The courtroom was packed on Monday, though no relatives or representatives of those killed in the blast were present.
The defendants had been charged with belonging to an illegal group, possessing weapons intended for use in "terrorist operations", using force and violence to disturb public order and threaten the security of the state.
Targeting the economy
The 2005 attack was the first on foreigners in Egypt's capital in seven years and was seen as targeting the Egyptian economy, which is heavily dependent on tourism and had been hit hard by previous attacks.
In recent years, Egypt has been hit by a string of bombings targeting tourists in popular resorts on the Red Sea coast of the Sinai peninsula.
On April 30, a man wanted in connection with the 2005 attack blew himself up after he was chased by police in downtown Cairo, killing himself and wounding seven other people.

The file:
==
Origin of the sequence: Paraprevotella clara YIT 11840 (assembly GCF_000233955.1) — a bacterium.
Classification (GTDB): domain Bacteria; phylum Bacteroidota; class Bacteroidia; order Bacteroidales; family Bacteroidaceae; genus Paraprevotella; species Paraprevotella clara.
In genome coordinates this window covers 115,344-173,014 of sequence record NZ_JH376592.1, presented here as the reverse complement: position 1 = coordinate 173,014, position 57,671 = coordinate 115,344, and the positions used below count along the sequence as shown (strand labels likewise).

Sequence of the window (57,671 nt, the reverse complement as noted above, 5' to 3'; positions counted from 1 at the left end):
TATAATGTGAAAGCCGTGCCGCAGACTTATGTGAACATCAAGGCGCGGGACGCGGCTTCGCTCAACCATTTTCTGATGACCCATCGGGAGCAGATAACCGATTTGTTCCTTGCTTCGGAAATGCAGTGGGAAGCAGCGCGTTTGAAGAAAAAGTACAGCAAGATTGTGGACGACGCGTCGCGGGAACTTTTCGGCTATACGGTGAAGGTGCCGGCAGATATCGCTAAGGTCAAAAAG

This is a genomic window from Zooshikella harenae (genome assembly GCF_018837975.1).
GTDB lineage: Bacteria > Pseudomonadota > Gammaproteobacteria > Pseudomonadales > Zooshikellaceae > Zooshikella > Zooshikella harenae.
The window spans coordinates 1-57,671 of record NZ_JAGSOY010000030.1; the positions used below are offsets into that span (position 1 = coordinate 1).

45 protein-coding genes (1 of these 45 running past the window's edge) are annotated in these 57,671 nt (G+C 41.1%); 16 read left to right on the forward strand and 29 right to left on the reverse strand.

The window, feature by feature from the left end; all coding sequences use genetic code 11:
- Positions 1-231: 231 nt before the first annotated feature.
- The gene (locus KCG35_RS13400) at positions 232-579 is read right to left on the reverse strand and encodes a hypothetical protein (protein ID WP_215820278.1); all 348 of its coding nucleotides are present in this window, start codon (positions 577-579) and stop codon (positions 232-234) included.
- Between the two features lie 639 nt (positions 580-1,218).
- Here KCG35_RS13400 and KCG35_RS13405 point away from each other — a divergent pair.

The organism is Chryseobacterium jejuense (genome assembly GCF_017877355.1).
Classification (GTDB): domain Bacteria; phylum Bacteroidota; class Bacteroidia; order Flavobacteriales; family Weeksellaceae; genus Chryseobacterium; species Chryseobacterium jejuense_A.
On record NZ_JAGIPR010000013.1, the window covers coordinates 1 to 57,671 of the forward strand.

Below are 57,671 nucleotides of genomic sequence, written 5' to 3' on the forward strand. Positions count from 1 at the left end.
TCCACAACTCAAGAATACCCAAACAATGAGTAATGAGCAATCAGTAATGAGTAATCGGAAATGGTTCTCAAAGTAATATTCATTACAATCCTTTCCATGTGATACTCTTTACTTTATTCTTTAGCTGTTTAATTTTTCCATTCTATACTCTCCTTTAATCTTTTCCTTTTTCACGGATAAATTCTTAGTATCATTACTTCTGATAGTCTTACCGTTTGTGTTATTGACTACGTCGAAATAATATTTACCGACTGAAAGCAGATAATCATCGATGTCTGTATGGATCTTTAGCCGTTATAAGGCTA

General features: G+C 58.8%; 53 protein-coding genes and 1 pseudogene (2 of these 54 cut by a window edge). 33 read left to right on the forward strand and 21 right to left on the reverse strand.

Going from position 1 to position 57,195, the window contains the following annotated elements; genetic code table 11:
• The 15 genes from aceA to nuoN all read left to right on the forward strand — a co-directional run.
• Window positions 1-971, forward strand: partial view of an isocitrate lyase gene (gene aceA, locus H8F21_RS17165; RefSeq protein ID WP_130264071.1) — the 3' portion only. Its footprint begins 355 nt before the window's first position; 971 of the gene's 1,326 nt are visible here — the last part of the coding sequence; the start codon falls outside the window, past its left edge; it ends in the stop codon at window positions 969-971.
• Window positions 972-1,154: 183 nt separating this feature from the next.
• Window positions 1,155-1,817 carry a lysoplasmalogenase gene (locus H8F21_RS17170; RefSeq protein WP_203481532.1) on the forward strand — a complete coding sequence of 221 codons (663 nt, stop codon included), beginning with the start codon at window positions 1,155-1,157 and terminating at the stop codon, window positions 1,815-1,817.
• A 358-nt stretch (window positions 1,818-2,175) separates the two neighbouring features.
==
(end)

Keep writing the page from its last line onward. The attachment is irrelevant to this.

Less than an hour later, two women died while carrying out an abortive shooting attack on a tourist bus near the Citadel, a popular tourist attraction.
Ashraf Said Yusef, the suspected planner of the attacks, had been captured the day before, after throwing himself out of an apartment window as he attempted to escape the police.
He later died in police custody from what police said were self-inflicted injuries.